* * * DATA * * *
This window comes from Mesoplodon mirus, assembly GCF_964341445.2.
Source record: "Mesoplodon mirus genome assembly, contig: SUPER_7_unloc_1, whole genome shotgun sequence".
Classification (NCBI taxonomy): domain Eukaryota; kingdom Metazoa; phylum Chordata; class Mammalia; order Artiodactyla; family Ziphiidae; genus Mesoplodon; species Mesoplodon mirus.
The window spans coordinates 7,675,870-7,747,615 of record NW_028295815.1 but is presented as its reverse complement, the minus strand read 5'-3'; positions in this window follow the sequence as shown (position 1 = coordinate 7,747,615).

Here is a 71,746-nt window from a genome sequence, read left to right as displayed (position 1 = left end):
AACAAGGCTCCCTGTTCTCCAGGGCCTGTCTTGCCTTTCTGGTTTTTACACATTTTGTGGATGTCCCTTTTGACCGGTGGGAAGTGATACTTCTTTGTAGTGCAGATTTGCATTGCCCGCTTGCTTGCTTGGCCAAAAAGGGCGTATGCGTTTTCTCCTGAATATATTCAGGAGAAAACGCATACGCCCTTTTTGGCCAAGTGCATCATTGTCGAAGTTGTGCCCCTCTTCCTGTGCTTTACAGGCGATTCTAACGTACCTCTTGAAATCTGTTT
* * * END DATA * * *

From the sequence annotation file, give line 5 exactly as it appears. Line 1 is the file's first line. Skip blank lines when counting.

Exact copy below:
Here is a 71,746-nt window from a genome sequence, read left to right as displayed (position 1 = left end):